Bushwhacking Murderer Alf Bolin
People said Alf Bolin was as mean as they come and the ugliest man south of the North Pole. While these descriptions of the man may be a bit of an exaggeration, there is no disputing he was one of the most notorious bushwhacking murderers of the Old West.
Bolin and his outlaw gang are said to have murdered as many as 19 people in their stomping grounds ranging from Forsyth, Missouri to northern Arkansas. They terrorized local hill people and luckless travelers along what was called the old Springfield-Harrison road. There are legends claiming stolen Union silver is still hidden somewhere around Branson Creek…and Bolin’s ghost. It seems Rebels were smuggling silver bullion from the North into the Arkansas Delta. Bolin’s gang was more than happy to relieve them of it.
The area around Branson Creek was once the scene of Civil War skirmishes making the Ozark Mountain region a refuge for outlaws, thugs and army deserters. Mountain communities were held hostage to their murdering and looting rampages. When most men went off to fight in the Civil War, Bolin remained behind. He harassed women, children, old men and extorted money, food, and horses.
Alf Bolin was born near Spokane, Missouri, in Christian County. Not much is known about his early years. Some believe he and a sister were orphans. According to accounts he was a good student and an excellent speller in school.
As he matured he also became a skillful hunter and woodsman. There is only speculation as to why he became such an evil person. Some believe a Union soldier shot from ambush at Alf, igniting a desire for revenge. This theory is possibly true since his victims were often relatives of Union soldiers.
Eventually Bolin headed a gang of about twenty men who raided northern Arkansas, throughout Taney County and into southern Ozark County. He and his gang robbed, raped and killed at will since there was no one to stop them.
Branson Creek area also has a place known as "Murder Rocks." Two Union soldiers returning from furlough were supposedly ambushed and murdered there by Bolin when he shot them in the back. Legend has it they are buried there. Murder Rocks, on Pine Mountain, just south of Kirbyville, Missouri, was the spot Bolin and his gang robbed and murdered many of their victims.
Bolin and his gang of cutthroats were merciless and killed indiscriminately. One victim was twelve year old Bill Willis. He had climbed a rail fence to feed corn to a horse. Bolin shot and killed the lad for no apparent reason.
Another, who was luckier and survived to tell the story, was a 16 year old named Dave. Dave was innocently on his way to mail a few letters to his sick father, a Union soldier. Alf deliberately shot him in the chest. Two women who had witnessed the shooting were told by Bolin to "Get into the house and shut your mouths if you want to save your scalps. That makes nineteen I've killed."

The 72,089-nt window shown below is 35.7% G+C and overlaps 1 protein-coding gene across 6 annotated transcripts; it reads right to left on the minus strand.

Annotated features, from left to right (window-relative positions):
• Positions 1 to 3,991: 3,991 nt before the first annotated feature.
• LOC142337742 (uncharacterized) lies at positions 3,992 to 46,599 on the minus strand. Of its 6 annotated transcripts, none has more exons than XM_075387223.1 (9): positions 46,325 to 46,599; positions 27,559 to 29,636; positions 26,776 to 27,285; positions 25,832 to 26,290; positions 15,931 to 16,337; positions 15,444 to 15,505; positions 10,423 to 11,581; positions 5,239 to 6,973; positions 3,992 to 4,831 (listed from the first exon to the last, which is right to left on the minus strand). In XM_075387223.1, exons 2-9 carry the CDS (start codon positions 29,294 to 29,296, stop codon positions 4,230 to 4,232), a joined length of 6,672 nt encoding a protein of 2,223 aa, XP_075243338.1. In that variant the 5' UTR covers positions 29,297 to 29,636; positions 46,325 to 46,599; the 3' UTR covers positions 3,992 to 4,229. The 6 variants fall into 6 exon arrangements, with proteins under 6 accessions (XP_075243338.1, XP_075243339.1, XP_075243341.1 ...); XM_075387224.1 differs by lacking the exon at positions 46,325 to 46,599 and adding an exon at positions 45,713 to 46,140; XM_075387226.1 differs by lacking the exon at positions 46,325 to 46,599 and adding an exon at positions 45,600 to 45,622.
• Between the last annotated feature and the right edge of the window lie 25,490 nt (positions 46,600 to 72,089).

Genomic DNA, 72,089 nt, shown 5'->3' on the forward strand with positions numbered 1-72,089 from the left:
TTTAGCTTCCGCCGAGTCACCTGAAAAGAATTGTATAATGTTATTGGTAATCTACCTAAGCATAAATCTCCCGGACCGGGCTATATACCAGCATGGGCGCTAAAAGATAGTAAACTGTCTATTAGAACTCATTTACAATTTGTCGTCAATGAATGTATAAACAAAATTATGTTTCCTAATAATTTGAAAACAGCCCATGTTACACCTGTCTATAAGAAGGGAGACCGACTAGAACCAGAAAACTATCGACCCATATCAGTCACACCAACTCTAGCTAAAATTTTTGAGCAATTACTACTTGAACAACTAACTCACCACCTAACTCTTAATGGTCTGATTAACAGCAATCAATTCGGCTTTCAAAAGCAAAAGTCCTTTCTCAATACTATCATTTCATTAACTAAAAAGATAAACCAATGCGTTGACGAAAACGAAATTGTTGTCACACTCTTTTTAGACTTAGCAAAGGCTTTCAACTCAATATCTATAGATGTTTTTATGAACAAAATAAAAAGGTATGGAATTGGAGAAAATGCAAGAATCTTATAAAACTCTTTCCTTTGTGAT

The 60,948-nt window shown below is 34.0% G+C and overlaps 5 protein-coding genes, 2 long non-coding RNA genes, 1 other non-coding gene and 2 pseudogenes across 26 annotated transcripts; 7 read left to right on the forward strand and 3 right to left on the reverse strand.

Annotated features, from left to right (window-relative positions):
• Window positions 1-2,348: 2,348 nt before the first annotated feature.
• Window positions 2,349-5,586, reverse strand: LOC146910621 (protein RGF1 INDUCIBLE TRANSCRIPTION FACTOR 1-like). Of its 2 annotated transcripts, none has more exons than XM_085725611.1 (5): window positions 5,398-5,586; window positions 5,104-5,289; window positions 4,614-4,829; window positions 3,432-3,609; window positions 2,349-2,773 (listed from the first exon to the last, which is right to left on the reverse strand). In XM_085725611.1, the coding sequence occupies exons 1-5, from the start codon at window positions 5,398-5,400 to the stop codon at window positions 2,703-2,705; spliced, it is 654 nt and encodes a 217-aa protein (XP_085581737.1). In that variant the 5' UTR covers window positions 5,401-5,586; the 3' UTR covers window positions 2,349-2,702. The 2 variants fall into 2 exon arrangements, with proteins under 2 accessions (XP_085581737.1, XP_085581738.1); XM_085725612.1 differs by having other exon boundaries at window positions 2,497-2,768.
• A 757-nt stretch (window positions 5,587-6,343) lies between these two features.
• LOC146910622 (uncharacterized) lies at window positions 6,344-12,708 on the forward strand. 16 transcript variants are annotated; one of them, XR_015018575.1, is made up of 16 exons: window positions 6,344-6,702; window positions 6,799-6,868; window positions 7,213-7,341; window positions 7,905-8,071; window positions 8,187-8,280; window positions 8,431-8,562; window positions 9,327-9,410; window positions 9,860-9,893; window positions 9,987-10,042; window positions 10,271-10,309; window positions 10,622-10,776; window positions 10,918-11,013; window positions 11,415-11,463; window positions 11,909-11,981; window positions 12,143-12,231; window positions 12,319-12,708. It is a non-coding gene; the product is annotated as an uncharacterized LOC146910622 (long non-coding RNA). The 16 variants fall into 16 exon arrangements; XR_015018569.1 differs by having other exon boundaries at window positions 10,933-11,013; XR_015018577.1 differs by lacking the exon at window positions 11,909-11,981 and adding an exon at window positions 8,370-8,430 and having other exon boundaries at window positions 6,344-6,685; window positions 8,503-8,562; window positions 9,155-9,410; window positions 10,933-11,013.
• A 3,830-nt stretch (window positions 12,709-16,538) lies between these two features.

Alf apparently had no scruples whatsoever. He returned to the home of a Mr. Bilyeu, a kindly old man who had taken him in during his youth. Bolin threatened to kill him if he wasn’t given food. Mrs. Bilyeu fed him while he counted a bag of money. When Bolin left, he stole their best saddle horse.
Another sad tale tells of Mr. Budd, an eighty-year-old who was driving a yoke of oxen on his way to get some corn. At the time, corn was a valuable commodity. Mr. Budd was planning to use it to make bread for local needy families. Alf and his band of renegades stopped him at a river crossing. They forced him into the water and fired several rifle bullets into his body. Mr. Budd died as the river carried his body downstream.
Finally Union authorities became fed up with Bolin’s atrocities and devised a plan to put an end to his reign of terror.
Bolin was known to camp in some rugged terrain near the cabin of a Mrs. Foster. Frequently Bolin would come by and demand to be fed. Union officials had promised to free her husband, a Confederate prisoner of war, if she would help in Bolin’s capture. She agreed.
Zachary Thomas, a Union soldier, masqueraded as a wounded Rebel deserter holed up in the woman's cabin. As expected, Bolin appeared and again ordered Mrs. Foster to prepare some food for him. While his back was turned, the fake Confederate soldier struck him in the head with a coulter, the heavy wedge of steel on a plow. Seeing he was still alive the soldier finished the job by stabbing him repeatedly with a knife.
Bolin's corpse was taken to the courthouse in Ozark, Missouri, where his head was chopped off and put on display. Otherwise, the frightened mountain folk would never have believed he was actually dead. Bolin's headless body lies buried in an unmarked grave on the banks of Swan Creek, northeast of Forsyth. With his death people rejoiced by dancing in the streets.
Even today, people in Forsyth have not forgotten Alf Bolin's atrocities. Over one hundred and nineteen years later on May 15, 1982, Alf Bolin's death was once again celebrated. Citizens of the little town on the banks of what is now Bull Shoal's Lake dressed in colorful period costumes to enjoy the festivities which included food, music and dancing. The affair was topped off by a couple’s wedding.
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